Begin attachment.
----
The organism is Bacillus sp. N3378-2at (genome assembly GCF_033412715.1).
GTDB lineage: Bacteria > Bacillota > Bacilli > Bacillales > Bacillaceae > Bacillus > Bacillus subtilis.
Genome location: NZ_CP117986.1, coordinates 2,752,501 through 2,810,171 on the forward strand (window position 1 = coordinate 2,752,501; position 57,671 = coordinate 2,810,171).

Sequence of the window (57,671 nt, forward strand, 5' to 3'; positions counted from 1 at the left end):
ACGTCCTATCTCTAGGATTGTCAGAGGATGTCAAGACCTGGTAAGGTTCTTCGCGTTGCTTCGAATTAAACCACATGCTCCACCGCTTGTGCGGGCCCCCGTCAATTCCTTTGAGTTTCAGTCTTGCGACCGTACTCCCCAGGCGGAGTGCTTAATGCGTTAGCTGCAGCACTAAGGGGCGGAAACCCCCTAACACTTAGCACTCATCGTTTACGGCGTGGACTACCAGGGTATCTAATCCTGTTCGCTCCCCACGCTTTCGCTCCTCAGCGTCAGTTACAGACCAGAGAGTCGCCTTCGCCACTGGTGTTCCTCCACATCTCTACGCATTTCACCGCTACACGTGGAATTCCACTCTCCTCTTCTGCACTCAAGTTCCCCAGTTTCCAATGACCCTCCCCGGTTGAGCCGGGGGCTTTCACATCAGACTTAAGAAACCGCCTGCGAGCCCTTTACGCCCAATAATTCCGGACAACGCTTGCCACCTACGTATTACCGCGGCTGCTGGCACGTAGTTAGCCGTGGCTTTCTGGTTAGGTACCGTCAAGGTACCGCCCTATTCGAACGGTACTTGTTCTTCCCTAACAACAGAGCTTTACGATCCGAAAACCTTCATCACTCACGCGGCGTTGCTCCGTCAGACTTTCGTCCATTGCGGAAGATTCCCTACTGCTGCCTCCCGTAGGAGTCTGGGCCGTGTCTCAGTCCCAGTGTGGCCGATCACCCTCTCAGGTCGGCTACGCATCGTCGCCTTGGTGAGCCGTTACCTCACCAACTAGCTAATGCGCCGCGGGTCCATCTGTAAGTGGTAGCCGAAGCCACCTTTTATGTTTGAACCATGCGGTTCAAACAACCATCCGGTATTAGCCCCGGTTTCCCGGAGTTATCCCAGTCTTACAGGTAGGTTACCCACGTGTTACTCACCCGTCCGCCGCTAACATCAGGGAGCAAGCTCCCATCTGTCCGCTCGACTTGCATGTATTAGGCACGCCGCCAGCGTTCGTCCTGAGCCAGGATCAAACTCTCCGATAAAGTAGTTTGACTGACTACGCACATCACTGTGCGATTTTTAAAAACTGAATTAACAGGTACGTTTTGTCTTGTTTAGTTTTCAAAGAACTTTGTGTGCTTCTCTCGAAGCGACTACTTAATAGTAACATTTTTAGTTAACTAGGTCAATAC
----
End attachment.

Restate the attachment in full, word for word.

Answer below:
The organism is Bacillus sp. N3378-2at (genome assembly GCF_033412715.1).
GTDB lineage: Bacteria > Bacillota > Bacilli > Bacillales > Bacillaceae > Bacillus > Bacillus subtilis.
Genome location: NZ_CP117986.1, coordinates 2,752,501 through 2,810,171 on the forward strand (window position 1 = coordinate 2,752,501; position 57,671 = coordinate 2,810,171).

Sequence of the window (57,671 nt, forward strand, 5' to 3'; positions counted from 1 at the left end):
ACGTCCTATCTCTAGGATTGTCAGAGGATGTCAAGACCTGGTAAGGTTCTTCGCGTTGCTTCGAATTAAACCACATGCTCCACCGCTTGTGCGGGCCCCCGTCAATTCCTTTGAGTTTCAGTCTTGCGACCGTACTCCCCAGGCGGAGTGCTTAATGCGTTAGCTGCAGCACTAAGGGGCGGAAACCCCCTAACACTTAGCACTCATCGTTTACGGCGTGGACTACCAGGGTATCTAATCCTGTTCGCTCCCCACGCTTTCGCTCCTCAGCGTCAGTTACAGACCAGAGAGTCGCCTTCGCCACTGGTGTTCCTCCACATCTCTACGCATTTCACCGCTACACGTGGAATTCCACTCTCCTCTTCTGCACTCAAGTTCCCCAGTTTCCAATGACCCTCCCCGGTTGAGCCGGGGGCTTTCACATCAGACTTAAGAAACCGCCTGCGAGCCCTTTACGCCCAATAATTCCGGACAACGCTTGCCACCTACGTATTACCGCGGCTGCTGGCACGTAGTTAGCCGTGGCTTTCTGGTTAGGTACCGTCAAGGTACCGCCCTATTCGAACGGTACTTGTTCTTCCCTAACAACAGAGCTTTACGATCCGAAAACCTTCATCACTCACGCGGCGTTGCTCCGTCAGACTTTCGTCCATTGCGGAAGATTCCCTACTGCTGCCTCCCGTAGGAGTCTGGGCCGTGTCTCAGTCCCAGTGTGGCCGATCACCCTCTCAGGTCGGCTACGCATCGTCGCCTTGGTGAGCCGTTACCTCACCAACTAGCTAATGCGCCGCGGGTCCATCTGTAAGTGGTAGCCGAAGCCACCTTTTATGTTTGAACCATGCGGTTCAAACAACCATCCGGTATTAGCCCCGGTTTCCCGGAGTTATCCCAGTCTTACAGGTAGGTTACCCACGTGTTACTCACCCGTCCGCCGCTAACATCAGGGAGCAAGCTCCCATCTGTCCGCTCGACTTGCATGTATTAGGCACGCCGCCAGCGTTCGTCCTGAGCCAGGATCAAACTCTCCGATAAAGTAGTTTGACTGACTACGCACATCACTGTGCGATTTTTAAAAACTGAATTAACAGGTACGTTTTGTCTTGTTTAGTTTTCAAAGAACTTTGTGTGCTTCTCTCGAAGCGACTACTTAATAGTAACATTTTTAGTTAACTAGGTCAATAC